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PAGES: 1068-1069 DOI: 10.1590/S0074-02762012000800018 Short communication
Elimination of Rhodnius prolixus in El Salvador, Central America

Rafael Antonio CedillosI, +; José Eduardo RomeroII; Emi SasagawaIII

IConsejo de Investigaciones Científicas, Universidad de El Salvador, San Salvador, El Salvador
IIUnidad de Vigilancia de Enfermedades Vectorizadas, Ministerio de Salud, San Salvador, El Salvador
IIIAgencia de Cooperación Internacional del Japón, San Salvador, El Salvador


Epidemiological studies performed in El Salvador between 1955-1972 demonstrated a high frequency of two triatomine vectors (Triatoma dimidiata and Rhodnius prolixus). However, the frequency of R. prolixus decreased by 1976 and this species has not been found since 1995. The main factors influencing the elimination of R. prolixus in El Salvador are discussed in this paper.

key words:

Chagas disease has been known in Central America since 1913 when the first human case was reported in El Salvador (Segovia 1913), though El Salvador was the second country in Latin America to report cases of this disease after its discovery by Carlos Chagas in Brazil (Chagas 1909). Rhodnius prolixus (Stål, 1859) was first detected in El Salvador by a Brazilian investigator (Neiva 1915), apparently among specimens sent by Segovia for identification, and this vector most likely originated from Venezuela (Zeledón 1972, 2004, Dujardín et al. 1998, Schofield & Dujardín 1999). The insect is exclusively domestic and is well adapted to thatch and straw dwellings located at elevation below 800 m in El Salvador; thus, eliminating this type of housing can reduce the population size of this insect. In addition, R. prolixus is susceptible to the insecticides used in antimalarial programmes. The progressive reduction in the frequency of R. prolixus relative to the frequency of Triatoma dimidiata, the causative agent of Chagas disease, in El Salvador is shown in Table. The decrease is expressed by the mean number of triatomine insects collected during several studies performed between 1955-2010 (Peñalver et al. 1957, Cedillos et al. 1976, 2002, Romero et al. 2011).



The following are among the reasons for the elimination of R. prolixus in El Salvador: (i) the reduction in the percentage of straw huts, a natural habitat for this vector in this country, from 32.9% in 1971 to 0.5% in 2007, (ii) the use of insecticides for malaria control - houses that had been sprayed with DDT or propoxur up to 20 months before the survey in 1976 were found to be negative for triatomines, in comparison with an infestation rate of 50% reported in houses that were never subjected to insecticide treatment, (iii) the land reform in 1989, which favoured the building of adobe or brick houses in rural areas, and (iv) the remittances sent by Salvadoran immigrants from the United States of America and other countries around the world, estimated at one to three billion dollars annually since 1980, which allowed many families to improve the construction of their houses.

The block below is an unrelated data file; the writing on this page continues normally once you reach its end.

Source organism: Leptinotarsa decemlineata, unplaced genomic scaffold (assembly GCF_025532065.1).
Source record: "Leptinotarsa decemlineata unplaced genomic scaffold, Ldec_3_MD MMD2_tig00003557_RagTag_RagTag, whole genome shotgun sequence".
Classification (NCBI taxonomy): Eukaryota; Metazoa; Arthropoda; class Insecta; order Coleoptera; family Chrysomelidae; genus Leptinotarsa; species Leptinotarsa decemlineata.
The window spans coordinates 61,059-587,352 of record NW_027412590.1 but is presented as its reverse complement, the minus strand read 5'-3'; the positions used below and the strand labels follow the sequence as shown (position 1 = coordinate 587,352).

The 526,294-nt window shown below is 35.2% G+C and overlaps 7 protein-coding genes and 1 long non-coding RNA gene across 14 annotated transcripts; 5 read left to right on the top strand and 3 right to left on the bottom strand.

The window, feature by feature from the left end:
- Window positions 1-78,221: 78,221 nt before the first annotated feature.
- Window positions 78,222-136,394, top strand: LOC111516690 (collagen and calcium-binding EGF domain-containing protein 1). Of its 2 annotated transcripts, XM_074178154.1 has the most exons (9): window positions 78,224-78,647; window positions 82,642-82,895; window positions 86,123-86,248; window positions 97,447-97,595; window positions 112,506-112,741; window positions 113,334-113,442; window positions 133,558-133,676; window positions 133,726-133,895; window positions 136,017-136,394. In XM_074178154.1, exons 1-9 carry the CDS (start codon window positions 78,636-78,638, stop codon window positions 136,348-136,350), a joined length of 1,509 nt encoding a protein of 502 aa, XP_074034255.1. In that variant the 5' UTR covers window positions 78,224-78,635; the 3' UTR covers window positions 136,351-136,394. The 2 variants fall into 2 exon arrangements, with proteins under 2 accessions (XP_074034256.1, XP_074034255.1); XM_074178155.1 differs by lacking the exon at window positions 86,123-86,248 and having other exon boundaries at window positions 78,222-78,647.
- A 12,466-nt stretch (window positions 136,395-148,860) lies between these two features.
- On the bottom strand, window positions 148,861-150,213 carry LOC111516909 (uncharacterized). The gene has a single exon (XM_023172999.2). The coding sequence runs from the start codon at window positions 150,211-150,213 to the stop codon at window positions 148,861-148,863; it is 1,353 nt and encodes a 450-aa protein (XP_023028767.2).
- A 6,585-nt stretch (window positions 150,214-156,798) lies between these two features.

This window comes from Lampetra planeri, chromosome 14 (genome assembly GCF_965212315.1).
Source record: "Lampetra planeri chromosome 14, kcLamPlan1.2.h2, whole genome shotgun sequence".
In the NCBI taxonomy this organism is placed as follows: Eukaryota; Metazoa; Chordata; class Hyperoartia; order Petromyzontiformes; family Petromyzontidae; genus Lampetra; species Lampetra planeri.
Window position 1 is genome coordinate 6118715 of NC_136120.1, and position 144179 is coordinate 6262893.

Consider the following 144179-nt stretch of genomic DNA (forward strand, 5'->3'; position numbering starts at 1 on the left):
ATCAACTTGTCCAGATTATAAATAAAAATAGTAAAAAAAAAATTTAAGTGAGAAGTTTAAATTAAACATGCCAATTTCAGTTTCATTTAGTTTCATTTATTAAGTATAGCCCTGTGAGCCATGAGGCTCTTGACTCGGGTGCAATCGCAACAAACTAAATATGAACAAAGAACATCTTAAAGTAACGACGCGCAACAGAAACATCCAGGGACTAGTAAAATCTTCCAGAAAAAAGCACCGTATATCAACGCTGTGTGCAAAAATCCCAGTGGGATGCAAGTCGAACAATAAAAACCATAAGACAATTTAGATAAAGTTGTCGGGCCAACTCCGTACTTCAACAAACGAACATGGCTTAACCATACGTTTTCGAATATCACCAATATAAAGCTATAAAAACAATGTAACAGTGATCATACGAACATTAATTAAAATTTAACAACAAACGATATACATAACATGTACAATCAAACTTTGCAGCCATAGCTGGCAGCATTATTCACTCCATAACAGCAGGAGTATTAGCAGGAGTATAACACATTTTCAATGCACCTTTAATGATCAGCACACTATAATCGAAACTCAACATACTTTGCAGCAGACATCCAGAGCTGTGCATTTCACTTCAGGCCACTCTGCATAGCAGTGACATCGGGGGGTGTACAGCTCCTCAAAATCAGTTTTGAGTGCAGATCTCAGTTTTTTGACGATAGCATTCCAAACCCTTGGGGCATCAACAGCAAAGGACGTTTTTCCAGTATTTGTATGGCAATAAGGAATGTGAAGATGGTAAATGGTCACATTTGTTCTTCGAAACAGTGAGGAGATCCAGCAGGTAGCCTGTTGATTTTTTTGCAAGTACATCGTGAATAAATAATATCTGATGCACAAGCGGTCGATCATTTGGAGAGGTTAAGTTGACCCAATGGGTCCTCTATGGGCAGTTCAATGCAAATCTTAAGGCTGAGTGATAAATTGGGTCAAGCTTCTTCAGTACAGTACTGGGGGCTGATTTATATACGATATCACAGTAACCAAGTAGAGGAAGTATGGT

In 2008, Guatemala became the first country in Central America to be certified by the Initiative of the Countries of Central America for Control of Vector-Borne and Transfusional Transmission and Medical Care for Chagas Disease (IPCA) as having interrupted the transmission of Chagas disease by R. prolixus. In 2011, Honduras and Nicaragua were also in the process of eliminating the disease transmission due to this vector (Hashimoto & Schofield 2012). Despite the improvements regarding R. prolixus, the current situation for T. dimidiata, a native species found in all Central American countries in domestic, peridomestic habitats and even urban areas, presents a permanent challenge to the control strategy for Chagas disease in the area. The elimination of T. dimidiata is not feasible, but the reduction of domestic infestation is a viable target (Ponce 2007). In El Salvador, significant progress in controlling T. dimidiata is being achieved through a massive insecticide-spraying program with community participation and health promotion. This program resulted in a reduction in the percentage of infested houses from 60% in 2003 when the control program started to 40% in 2007 and 2.5% in 2011 in the areas under surveillance and control. The number of acute cases of Chagas disease in the country also declined from 117 cases in 2006 to 16 cases in 2010 (Romero et al. 2011).

The elimination of R. prolixus was validated by the XII Meeting of the Central American Initiative of Chagas Disease Control held in San Salvador in June 2010. At this meeting, El Salvador was formally declared free of Chagas disease transmission due to this vector.



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Received 31 March 2012
Accepted 17 July 2012

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